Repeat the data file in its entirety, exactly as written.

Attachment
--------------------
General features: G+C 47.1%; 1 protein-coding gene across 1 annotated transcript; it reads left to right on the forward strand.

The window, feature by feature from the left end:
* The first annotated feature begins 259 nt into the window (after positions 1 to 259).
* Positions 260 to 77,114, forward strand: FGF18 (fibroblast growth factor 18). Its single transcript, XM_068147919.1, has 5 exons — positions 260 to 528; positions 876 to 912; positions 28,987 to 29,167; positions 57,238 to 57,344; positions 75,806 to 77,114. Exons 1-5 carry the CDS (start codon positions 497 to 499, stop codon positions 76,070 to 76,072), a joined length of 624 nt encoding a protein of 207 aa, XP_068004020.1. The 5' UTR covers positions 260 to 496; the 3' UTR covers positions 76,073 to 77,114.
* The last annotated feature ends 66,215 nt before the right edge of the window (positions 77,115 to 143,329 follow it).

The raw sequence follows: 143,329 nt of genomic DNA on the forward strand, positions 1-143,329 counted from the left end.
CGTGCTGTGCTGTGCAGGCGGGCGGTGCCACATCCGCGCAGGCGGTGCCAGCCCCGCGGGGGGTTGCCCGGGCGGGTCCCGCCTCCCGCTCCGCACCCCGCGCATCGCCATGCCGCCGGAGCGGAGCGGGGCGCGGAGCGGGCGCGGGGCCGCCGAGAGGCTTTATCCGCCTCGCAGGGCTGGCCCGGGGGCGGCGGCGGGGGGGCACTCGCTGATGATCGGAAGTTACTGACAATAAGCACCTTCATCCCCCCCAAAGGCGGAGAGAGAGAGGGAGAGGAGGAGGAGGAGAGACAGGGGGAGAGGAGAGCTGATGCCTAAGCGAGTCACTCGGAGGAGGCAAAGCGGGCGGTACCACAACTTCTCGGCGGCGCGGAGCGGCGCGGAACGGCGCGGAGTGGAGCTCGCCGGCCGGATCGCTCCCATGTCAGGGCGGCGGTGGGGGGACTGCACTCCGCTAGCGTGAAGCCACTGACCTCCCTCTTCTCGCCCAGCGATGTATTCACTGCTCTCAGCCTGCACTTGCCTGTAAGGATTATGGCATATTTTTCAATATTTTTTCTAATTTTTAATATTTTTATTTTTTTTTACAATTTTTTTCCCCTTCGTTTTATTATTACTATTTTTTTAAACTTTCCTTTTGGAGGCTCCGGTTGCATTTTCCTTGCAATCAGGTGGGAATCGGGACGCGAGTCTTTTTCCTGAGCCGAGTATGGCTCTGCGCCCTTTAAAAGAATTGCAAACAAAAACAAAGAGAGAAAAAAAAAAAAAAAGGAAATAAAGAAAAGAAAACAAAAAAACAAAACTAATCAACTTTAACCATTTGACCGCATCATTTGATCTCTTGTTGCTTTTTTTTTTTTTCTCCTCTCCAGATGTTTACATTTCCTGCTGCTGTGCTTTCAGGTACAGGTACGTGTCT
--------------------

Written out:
General features: G+C 47.1%; 1 protein-coding gene across 1 annotated transcript; it reads left to right on the forward strand.

The window, feature by feature from the left end:
* The first annotated feature begins 259 nt into the window (after positions 1 to 259).
* Positions 260 to 77,114, forward strand: FGF18 (fibroblast growth factor 18). Its single transcript, XM_068147919.1, has 5 exons — positions 260 to 528; positions 876 to 912; positions 28,987 to 29,167; positions 57,238 to 57,344; positions 75,806 to 77,114. Exons 1-5 carry the CDS (start codon positions 497 to 499, stop codon positions 76,070 to 76,072), a joined length of 624 nt encoding a protein of 207 aa, XP_068004020.1. The 5' UTR covers positions 260 to 496; the 3' UTR covers positions 76,073 to 77,114.
* The last annotated feature ends 66,215 nt before the right edge of the window (positions 77,115 to 143,329 follow it).

The raw sequence follows: 143,329 nt of genomic DNA on the forward strand, positions 1-143,329 counted from the left end.
CGTGCTGTGCTGTGCAGGCGGGCGGTGCCACATCCGCGCAGGCGGTGCCAGCCCCGCGGGGGGTTGCCCGGGCGGGTCCCGCCTCCCGCTCCGCACCCCGCGCATCGCCATGCCGCCGGAGCGGAGCGGGGCGCGGAGCGGGCGCGGGGCCGCCGAGAGGCTTTATCCGCCTCGCAGGGCTGGCCCGGGGGCGGCGGCGGGGGGGCACTCGCTGATGATCGGAAGTTACTGACAATAAGCACCTTCATCCCCCCCAAAGGCGGAGAGAGAGAGGGAGAGGAGGAGGAGGAGAGACAGGGGGAGAGGAGAGCTGATGCCTAAGCGAGTCACTCGGAGGAGGCAAAGCGGGCGGTACCACAACTTCTCGGCGGCGCGGAGCGGCGCGGAACGGCGCGGAGTGGAGCTCGCCGGCCGGATCGCTCCCATGTCAGGGCGGCGGTGGGGGGACTGCACTCCGCTAGCGTGAAGCCACTGACCTCCCTCTTCTCGCCCAGCGATGTATTCACTGCTCTCAGCCTGCACTTGCCTGTAAGGATTATGGCATATTTTTCAATATTTTTTCTAATTTTTAATATTTTTATTTTTTTTTACAATTTTTTTCCCCTTCGTTTTATTATTACTATTTTTTTAAACTTTCCTTTTGGAGGCTCCGGTTGCATTTTCCTTGCAATCAGGTGGGAATCGGGACGCGAGTCTTTTTCCTGAGCCGAGTATGGCTCTGCGCCCTTTAAAAGAATTGCAAACAAAAACAAAGAGAGAAAAAAAAAAAAAAAGGAAATAAAGAAAAGAAAACAAAAAAACAAAACTAATCAACTTTAACCATTTGACCGCATCATTTGATCTCTTGTTGCTTTTTTTTTTTTTCTCCTCTCCAGATGTTTACATTTCCTGCTGCTGTGCTTTCAGGTACAGGTACGTGTCT